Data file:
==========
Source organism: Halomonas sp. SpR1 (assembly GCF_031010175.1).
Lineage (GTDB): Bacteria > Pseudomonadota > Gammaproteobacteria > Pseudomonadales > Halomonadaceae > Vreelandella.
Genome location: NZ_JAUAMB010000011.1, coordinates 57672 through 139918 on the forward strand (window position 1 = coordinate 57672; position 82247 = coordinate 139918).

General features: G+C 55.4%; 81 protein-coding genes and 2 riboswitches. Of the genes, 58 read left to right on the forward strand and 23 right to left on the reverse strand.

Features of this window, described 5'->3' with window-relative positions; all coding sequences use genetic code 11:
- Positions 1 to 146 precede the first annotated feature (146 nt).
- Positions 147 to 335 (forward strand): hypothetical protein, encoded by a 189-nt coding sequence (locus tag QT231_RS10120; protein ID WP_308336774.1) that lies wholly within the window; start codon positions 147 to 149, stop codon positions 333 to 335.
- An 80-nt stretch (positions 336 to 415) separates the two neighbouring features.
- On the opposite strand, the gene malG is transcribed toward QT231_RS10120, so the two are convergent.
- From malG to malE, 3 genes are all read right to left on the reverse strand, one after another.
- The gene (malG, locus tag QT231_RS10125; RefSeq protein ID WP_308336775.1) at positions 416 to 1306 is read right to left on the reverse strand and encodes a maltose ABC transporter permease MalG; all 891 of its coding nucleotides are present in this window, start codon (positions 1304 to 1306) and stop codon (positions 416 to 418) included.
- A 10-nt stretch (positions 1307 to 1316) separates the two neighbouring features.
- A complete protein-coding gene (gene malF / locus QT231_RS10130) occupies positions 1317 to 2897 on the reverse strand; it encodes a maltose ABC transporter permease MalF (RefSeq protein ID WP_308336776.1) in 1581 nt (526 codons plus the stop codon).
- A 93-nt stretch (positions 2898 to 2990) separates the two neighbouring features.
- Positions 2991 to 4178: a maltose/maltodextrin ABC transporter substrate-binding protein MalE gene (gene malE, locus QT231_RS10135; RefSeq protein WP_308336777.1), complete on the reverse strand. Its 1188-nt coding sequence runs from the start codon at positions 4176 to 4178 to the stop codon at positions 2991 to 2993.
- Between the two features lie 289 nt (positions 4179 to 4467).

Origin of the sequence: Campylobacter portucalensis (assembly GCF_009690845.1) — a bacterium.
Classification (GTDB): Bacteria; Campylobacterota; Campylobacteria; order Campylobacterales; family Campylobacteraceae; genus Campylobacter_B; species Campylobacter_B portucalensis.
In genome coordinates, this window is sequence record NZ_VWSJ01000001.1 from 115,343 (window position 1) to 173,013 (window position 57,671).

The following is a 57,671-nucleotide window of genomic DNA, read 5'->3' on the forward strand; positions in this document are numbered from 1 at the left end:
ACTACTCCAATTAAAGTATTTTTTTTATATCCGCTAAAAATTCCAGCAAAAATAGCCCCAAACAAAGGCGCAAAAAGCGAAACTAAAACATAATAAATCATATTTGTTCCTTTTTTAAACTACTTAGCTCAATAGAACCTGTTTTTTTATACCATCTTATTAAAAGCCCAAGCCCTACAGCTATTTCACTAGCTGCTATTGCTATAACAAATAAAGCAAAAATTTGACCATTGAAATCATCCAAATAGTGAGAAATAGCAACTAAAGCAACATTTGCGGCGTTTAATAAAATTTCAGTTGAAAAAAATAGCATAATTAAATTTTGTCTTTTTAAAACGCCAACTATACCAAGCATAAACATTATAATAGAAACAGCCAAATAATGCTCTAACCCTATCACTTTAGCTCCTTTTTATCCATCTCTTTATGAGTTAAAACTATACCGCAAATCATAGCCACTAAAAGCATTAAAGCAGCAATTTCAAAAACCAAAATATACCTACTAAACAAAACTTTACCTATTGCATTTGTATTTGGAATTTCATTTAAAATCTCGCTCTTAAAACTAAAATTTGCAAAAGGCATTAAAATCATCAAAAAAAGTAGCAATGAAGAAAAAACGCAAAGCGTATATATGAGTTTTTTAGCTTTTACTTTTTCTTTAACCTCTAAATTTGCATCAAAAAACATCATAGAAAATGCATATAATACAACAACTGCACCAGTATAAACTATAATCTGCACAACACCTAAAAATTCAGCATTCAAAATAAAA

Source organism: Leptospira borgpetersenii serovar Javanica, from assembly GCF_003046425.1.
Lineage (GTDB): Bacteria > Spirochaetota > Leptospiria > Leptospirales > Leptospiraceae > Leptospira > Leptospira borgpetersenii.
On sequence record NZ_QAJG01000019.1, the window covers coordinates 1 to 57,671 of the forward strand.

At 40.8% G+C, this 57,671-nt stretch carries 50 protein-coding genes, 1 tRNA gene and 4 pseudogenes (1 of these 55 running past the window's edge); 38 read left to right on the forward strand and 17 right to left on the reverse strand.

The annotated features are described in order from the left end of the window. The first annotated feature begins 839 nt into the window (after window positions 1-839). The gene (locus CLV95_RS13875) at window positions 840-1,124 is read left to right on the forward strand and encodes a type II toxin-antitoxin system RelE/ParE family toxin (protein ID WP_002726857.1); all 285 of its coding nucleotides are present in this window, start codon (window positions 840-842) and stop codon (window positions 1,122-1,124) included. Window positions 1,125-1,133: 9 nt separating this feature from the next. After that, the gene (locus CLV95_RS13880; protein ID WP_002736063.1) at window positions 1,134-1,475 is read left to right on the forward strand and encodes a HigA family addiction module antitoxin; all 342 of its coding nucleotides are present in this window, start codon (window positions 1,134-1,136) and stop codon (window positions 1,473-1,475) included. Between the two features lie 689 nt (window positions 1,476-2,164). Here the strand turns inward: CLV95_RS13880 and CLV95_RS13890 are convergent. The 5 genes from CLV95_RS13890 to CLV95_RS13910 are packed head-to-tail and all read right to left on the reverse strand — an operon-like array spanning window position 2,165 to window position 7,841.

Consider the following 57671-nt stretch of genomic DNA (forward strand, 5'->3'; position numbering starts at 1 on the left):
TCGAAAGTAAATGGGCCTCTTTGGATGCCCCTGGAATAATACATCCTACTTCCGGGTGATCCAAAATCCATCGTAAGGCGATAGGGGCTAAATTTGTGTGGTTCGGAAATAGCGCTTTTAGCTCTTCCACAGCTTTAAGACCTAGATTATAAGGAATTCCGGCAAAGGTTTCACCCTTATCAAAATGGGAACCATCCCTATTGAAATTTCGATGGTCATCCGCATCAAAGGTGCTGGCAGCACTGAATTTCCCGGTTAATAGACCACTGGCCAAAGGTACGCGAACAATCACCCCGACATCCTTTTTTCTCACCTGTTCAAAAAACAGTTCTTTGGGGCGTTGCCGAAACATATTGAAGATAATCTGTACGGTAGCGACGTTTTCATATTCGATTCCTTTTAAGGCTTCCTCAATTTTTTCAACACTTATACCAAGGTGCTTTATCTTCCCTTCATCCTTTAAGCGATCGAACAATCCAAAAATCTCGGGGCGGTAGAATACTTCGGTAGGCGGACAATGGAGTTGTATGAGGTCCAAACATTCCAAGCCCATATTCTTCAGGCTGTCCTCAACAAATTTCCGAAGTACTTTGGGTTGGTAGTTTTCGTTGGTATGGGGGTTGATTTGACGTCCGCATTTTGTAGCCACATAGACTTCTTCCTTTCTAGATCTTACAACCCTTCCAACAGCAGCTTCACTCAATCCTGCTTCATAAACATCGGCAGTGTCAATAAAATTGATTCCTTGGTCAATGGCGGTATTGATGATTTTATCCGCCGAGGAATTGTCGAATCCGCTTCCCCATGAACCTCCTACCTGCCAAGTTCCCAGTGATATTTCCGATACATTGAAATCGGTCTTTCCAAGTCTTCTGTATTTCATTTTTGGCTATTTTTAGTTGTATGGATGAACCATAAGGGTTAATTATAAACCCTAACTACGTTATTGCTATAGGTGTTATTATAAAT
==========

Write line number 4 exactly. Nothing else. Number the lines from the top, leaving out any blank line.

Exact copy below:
General features: G+C 55.4%; 81 protein-coding genes and 2 riboswitches. Of the genes, 58 read left to right on the forward strand and 23 right to left on the reverse strand.